Totally. I’m really glad I parted ways with liberalism before COVID or I would have gone crazy. I’m looking at the absolutely overwrought, hysterical reaction, and I’m seeing that there is a 100% overlap between the most unhinged COVID panickers and the most rabid BLMers.


  3. If you write a post about Trump, will you refer to Trump’s offer to postphone an election?

    Rod Dreher asked “How can anyone see him as fit to hold the office after something like this? This is not just one more crazy thing he’s done. The man is trying to delegitimize the entire constitutional democracy to shield himself from the disgrace of losing re-election. Stephen Calabresi, a law professor who is a co-founder of the conservative Federalist Society, is scandalized by it. “


    1. No, I will not be referring to tweets because… they are tweets. They mean nothing. People who react to them in any way are, in my opinion. . . OK, how do I put it respectfully? . . . not fully aware of what Twitter is.

      Note how the only objections to Trump that anybody makes any more include the word “tweet.” It’s ludicrous. A good official is the one who sends good tweets and the bad one is the one who sends bad tweets. As I keep saying, it’s the death of the political.


  4. Do you think it’s a small thing and Rod pays too much attention to it?

    I checked and Trump is pathetically eager to present the election as ‘unfair’ in numerous Tweets. How many more he’ll send till the election day? Since even conservatives are sick of this, Trump acts foolishly.

    And then Tweets again:

    “Must know Election results on the night of the Election, not days, months, or even years later!”


    1. Again, tweets, tweets, tweets. Who the bleep cares about the tweets? They have never translated into any action ever not once ever at all.

      In the meanwhile, why is nobody talking about the trajectory of the US dollar, which has a much greater impact on all of us than “tweets”? Or any economic issues?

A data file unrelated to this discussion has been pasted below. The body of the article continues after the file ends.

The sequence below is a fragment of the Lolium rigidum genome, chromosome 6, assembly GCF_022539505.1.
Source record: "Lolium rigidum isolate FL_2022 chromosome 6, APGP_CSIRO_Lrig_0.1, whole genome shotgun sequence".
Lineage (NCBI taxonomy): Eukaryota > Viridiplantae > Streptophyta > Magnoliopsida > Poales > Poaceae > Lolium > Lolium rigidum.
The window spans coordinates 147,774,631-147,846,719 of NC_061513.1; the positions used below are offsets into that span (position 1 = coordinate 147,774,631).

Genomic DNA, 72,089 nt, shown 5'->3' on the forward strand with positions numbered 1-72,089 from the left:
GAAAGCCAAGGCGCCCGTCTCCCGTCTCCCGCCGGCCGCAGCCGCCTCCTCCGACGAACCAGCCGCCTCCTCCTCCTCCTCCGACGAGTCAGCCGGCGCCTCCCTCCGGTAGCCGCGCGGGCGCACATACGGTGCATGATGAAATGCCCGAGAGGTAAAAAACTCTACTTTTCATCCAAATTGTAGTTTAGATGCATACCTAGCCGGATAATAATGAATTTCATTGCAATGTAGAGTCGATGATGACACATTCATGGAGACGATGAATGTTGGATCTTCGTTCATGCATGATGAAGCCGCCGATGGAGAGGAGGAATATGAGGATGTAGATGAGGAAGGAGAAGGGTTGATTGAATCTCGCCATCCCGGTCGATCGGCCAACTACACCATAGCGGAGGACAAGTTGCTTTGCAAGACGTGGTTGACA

2. Brett Weinstein makes a salient point about this. He notes that at this point, in American politics, the Left has so many automated responses that they can be played like a puppet. All someone on the right would have to do, is make a public statement that they support “the nuclear family” and pronounce it “NOO-kyoo-ler”, and they’d win. Because college-educated lefties have an automated response to that pronunciation of “nuclear” and they immediately jump in and go “It’s NOO-KLEE-ER! OMG he’s so stupid he doesn’t even know how to say nuclear! Bwaaa haha!” And as soon as they respond that way, they A) look like jerks, B) Signal their disgust with the working class, and C) Make it look like they are in fact AGAINST the nuclear family.

      This is the game Trump plays on Twitter every day. And he is winning. If you can’t see what’s going on there, because you’ve got your hackles up over his tweets, you probably also don’t realize you’re being played.


      1. “This is the game Trump plays on Twitter every day. And he is winning. ”

        Exactly. Like trained poodles, he winks and they jump. Years of this and they have still learned nothing. Let’s say you hate the guy. Then thwart him by not paying attention to the tweeting! Don’t give them exactly what they want!


  5. Interesting news:

    “As calls grow to defund police departments across the country, the largest police union in Florida now endorses a candidate for the first time in 8 years. It is Donald Trump over Joe Biden.”

    If anyone wants to watch the video in which PBA President John Kazanjian explains the decision: